2. June 2015 16:28
Emerging Market (EM) investing has fallen out of fashion after several years of underperformance (50% down against World stocks since late-2010). There are two broad reasons for this slump. First and most important, the policy mix in EM has been far less favourable than the QE-driven backdrop that supported the Developed Markets and, particularly, Wall Street. Since a large part of the EM liquidity squeeze arose in China over the 2011-2014 period, the dominant position of China's economy also gave this spill-over an added economic dimension. Second, Developed Market corporations have faced up more quickly to competitive pressures and cost control than their EM counterparts, so helping them sustain high profit margins and generate more cash flow growth.
22. May 2015 16:39
Financial crises are different from economic crises insofar that they are often triggered by a jump in contingent liabilities, such as short forex positions and mismatched duration. Walter Bagehot, the nineteenth century doyen of Central Bankers, invented the Lender of the Last Resort role to flood markets with liquidity. Bagehot argued that more liquidity was enough. With China perhaps suffering its equivalent of the 2008 Financial Crisis, we venture that a further sizeable easing of PBoC liquidity is both needed and likely. This will not only reduce domestic Chinese investment risk, but it will have global implications. Foremost are a sell-off in global bond markets ('safe assets'), a revival in cross-border flows to EM and a rebound in gold and commodity markets.
22. May 2015 14:51
Our Weekly Liquidity Conditions report has just been published.
- BoJ liquidity expansion is gathering pace. Net liquidity provision has hit a record Y213.3tr and monetary base is expanding at a 53.2% 3m annualised clip
- Expansionary BoJ and ECB are leading the latest round of QE
- Fed tightening not happening as quickly as anticipated: we expect the Fed to resume QE later in 2015 in face of a weaker economy
- BoE liquidity provision has increased in recent weeks
21. May 2015 17:22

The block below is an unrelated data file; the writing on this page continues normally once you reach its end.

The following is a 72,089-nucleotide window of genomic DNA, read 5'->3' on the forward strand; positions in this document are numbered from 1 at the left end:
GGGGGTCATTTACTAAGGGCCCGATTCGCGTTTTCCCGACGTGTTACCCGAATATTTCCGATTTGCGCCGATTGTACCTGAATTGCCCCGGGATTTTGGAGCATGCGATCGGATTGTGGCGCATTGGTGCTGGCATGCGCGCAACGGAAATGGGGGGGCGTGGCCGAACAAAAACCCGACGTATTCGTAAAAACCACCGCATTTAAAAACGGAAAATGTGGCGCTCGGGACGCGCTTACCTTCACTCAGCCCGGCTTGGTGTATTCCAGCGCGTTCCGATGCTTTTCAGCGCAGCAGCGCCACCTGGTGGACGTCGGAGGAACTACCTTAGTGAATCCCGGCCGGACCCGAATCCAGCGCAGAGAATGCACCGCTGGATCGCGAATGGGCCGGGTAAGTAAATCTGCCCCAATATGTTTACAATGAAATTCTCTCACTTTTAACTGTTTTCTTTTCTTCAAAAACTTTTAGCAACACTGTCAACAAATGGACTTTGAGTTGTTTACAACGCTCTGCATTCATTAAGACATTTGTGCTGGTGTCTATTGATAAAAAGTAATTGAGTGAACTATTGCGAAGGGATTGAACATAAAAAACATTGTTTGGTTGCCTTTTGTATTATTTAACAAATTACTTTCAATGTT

The World is split between those markets where liquidity is rising – Eurozone, China, EM and Japan – and those markets where liquidity is falling or low – US and UK. Prospects for the former group is positive. Emerging Market liquidity is rebounding across many fronts, but the single catalyst appears to be rising Chinese Liquidity. We have argued for 2015 that the reality of Chinese monetary easing will prove more important than the diminishing prospects of US tightening.
21. May 2015 17:20
April 2015 has proved to be a strong month for Emerging Market Liquidity with the EM component of our GLI™ (Global Liquidity Index) hitting 41.0 (‘normal’ range 0-100) from 32.4 at end-March.
21. May 2015 17:18
The Global Liquidity Index (GLIÔ) rebounded in April 2015 to 40.3 from 37.1 in March ('normal' range 0-100).
21. May 2015 17:14
The Emerging Market component of our Global Risk Index fell to 68.1 in April, compared to 73.8 in March and the recent peak of 90.6 in January.
21. May 2015 17:08
This is the most important question currently facing investors: it is even more important than the question whether China is truly easing or not? Bagehot was a nineteenth century economist, author of Lombard Street and the architect of the key Central Banking doctrine of Lender of the Last Resort. China’s problem is highlighted in the chart below. Shadow bank lending is cratering and many domestic banks look troubled. Shadow banks supply roughly one-third of total Chinese credit. Chinese credit itself totals nearly US$25 trillion or close to a quarter of total Global Liquidity. China is plainly important economically, but she could be more important financially. Put another way, could there be a Chinese equivalent of the Lehman Bros. failure in coming months? China’s People’s Bank (PBoC) plainly has muscle: its balance sheet is now one-fifth larger in nominal terms than the US Federal Reserve’s. But will it use its power to bail-out troubled institutions?
21. May 2015 12:15
The World is split between those markets where liquidity is rising – Eurozone, China, EM and Japan – and those markets where liquidity is falling or low – US and UK. Prospects for the former group are positive, but less favourable for the latter group where our asset allocation is consequently defensive.
13. May 2015 15:41
Bonds may be richly priced based on their risk (or term) premia, but we can find no evidence of a G4 bond bubble despite obvious investor concerns raised by negative interest rates for many issues. This does not say that bond prices will not fall, nor yields rise over coming months. Indeed, we are expressly negative on the US Treasury and Bund markets for liquidity-based reasons. However, there is no bubble in the normal sense. The only major anomaly we can spot based on G4 risk premia is the remarkable lack of disparity, despite obvious monetary policy differences.